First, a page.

The Tan Rai bauxite-alumina complex in Lam Dong, invested by Vietnam National Coal and Mineral Industries Group (Vinacomin), has been suffering huge losses since its start of operations.
As reported by newswire vneconomy.vn, a recent inspection by the government concluded that up to now Tan Rai bauxite-alumina complex has suffered a VND3.696 trillion ($161.8 million) loss.
The complex is located in the Central Highlands province of Lam Dong and has a total investment value of $460 million.
After four adjustments, the most recent being in October 2013, the total investment in the project reached VND15.4 trillion ($674 million). This one project alone was expected to reach the annual designed capacity of 650,000 tonnes in 2013 already.
The project was put into operation in 2013. In 2016, Vinacomin was still constructing the third red sludge reservoir and other auxiliary facilities. Vinacomin said it had disbursed VND12.145 billion ($531.74 million) by the end of 2016.
Inspectors concluded that the increase in investment and lengthening the project’s duration, besides the annual capacity adjustment from 600,000 to 650,000 tonnes with the change in technology, is due to the changes in tax policy, wage expenses, site clearance compensations, currency depreciation, and most importantly, the low capacity of the investor and contractors.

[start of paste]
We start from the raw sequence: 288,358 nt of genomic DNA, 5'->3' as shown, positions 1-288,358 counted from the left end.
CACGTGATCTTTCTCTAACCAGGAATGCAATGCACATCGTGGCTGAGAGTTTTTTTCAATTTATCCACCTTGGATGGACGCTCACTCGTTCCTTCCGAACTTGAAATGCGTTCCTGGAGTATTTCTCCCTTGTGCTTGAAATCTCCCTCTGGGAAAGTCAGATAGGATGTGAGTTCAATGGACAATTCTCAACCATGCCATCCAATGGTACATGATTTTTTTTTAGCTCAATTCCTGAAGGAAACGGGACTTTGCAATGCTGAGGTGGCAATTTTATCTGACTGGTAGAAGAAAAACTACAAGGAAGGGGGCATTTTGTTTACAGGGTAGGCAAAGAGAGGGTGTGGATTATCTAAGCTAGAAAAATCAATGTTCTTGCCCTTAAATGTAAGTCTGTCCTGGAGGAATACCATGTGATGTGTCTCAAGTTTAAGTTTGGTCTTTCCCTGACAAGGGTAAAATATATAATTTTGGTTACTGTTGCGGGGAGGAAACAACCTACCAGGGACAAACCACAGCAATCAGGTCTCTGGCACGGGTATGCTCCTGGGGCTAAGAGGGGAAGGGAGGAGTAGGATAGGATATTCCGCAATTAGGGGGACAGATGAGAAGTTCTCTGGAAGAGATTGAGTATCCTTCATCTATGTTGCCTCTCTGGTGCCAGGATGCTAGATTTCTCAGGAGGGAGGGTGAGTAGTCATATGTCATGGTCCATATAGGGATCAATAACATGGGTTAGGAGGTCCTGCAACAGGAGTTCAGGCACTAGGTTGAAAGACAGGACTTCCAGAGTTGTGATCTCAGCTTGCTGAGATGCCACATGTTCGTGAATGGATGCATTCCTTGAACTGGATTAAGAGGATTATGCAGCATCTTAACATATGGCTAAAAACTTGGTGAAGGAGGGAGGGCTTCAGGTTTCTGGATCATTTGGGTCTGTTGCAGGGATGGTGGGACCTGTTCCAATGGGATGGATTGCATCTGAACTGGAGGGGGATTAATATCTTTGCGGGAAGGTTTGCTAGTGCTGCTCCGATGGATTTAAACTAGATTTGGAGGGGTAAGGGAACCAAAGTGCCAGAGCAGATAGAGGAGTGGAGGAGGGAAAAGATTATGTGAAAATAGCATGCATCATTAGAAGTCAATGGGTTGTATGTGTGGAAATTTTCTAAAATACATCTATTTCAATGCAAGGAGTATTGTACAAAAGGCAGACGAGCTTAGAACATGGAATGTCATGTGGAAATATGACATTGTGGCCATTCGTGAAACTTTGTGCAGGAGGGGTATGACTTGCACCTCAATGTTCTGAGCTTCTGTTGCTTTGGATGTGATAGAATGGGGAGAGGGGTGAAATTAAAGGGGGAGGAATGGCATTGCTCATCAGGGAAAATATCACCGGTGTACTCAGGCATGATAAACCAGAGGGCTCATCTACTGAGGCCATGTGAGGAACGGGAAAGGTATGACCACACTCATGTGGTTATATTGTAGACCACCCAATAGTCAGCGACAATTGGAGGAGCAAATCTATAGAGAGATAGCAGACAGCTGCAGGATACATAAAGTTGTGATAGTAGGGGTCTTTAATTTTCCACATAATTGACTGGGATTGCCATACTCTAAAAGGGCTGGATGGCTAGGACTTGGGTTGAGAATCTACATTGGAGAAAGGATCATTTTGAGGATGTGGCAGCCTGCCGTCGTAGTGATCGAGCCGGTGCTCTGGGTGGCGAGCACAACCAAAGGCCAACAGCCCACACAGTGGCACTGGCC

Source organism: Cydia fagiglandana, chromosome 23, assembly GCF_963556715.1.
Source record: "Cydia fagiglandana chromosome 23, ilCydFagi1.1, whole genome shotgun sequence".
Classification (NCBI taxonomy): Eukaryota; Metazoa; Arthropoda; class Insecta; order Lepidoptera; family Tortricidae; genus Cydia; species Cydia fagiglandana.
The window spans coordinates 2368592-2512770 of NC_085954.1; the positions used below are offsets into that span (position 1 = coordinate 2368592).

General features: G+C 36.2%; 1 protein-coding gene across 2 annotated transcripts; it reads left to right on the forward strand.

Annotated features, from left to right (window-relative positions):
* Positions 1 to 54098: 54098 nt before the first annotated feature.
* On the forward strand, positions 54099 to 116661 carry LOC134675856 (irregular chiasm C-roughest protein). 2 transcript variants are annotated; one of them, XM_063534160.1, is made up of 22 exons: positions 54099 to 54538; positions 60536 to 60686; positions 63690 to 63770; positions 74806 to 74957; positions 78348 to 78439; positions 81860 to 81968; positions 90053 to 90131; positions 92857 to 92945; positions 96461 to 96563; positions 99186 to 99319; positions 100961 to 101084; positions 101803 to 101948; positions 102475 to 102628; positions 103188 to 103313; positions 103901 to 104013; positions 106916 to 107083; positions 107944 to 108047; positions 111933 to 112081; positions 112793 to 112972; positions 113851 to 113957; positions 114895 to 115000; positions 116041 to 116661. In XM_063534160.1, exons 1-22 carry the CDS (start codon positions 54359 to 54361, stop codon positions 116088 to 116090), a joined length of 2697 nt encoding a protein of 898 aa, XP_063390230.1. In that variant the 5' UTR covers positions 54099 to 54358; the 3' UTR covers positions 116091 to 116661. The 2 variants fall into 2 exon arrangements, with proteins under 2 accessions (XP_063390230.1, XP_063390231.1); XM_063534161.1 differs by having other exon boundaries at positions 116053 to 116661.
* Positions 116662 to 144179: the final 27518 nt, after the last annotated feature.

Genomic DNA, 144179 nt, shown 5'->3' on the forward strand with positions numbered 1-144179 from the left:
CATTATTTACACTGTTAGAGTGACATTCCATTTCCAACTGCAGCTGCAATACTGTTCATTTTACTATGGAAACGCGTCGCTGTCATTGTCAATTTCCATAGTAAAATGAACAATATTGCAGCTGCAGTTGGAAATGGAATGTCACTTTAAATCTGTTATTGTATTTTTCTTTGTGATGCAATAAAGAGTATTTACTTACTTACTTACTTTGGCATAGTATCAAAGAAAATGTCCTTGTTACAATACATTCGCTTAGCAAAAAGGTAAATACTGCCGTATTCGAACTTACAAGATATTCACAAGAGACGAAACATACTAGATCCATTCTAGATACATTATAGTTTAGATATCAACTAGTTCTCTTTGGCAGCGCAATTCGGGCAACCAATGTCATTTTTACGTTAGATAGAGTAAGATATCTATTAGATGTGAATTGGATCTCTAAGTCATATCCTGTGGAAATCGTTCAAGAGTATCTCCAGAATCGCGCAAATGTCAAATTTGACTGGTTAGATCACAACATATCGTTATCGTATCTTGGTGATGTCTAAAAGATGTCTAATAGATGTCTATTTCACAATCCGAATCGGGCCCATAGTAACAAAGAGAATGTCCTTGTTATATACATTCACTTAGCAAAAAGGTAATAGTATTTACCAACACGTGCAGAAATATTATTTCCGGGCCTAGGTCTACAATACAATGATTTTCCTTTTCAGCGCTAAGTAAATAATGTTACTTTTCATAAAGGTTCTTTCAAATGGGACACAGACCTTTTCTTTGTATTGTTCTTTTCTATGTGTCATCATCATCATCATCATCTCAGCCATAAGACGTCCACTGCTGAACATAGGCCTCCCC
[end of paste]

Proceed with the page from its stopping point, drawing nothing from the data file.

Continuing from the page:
“After three years (from October 2013 when it was launched to September 30, 2016), the bauxite-alumina complex in Lam Dong has accumulated a loss of VND3.696 trillion ($161.8 million). In particular, the operating loss was VND2.520 trillion ($110.3 million), and loss from foreign exchange fluctuation was VND1.176 trillion ($51.5 million),” said the report.
Currently, most of the aluminium products go for foreign sales, thus, the foreign exchange loss can be covered after the products are exported.
Vinacomin earlier planned for an operating loss of VND1.660 trillion ($72.7 million), but now the actual number has exceeded even that. The report said the main reason is the complicated technology being implemented in Vietnam for the first time. At first, when the production lines were put into operation, it was not stable and incurred many expenses for mending and improving.
Nevertheless, at present, the production lines are in stable operation, nearly reaching the designed capacity, while the cost of production decreases and alumina prices in the world have recovered. It is anticipated that the plant will make profit from 2017.
The other bauxite-alumina complex invested by Vinacomin, Nhan Co, is going to be put into commercial operation in the first quarter of 2017. Nhan Co, located in the neighbouring province Dak Nong, was approved in 2007 with the investment value of VND3.285 trillion ($143.89 million) and a capacity of 300,000 tonnes a year. The complex was expected to be finished in 2010.
This project was adjusted three times. According to the latest adjustment in February 2014, the project’s construction deadline was pushed off to 2014 with the total investment of VND16.821 trillion ($736.79 million) and capacity of 650,000 tonnes a year, which is equal to the Tan Rai alumina plant’s intended capacity.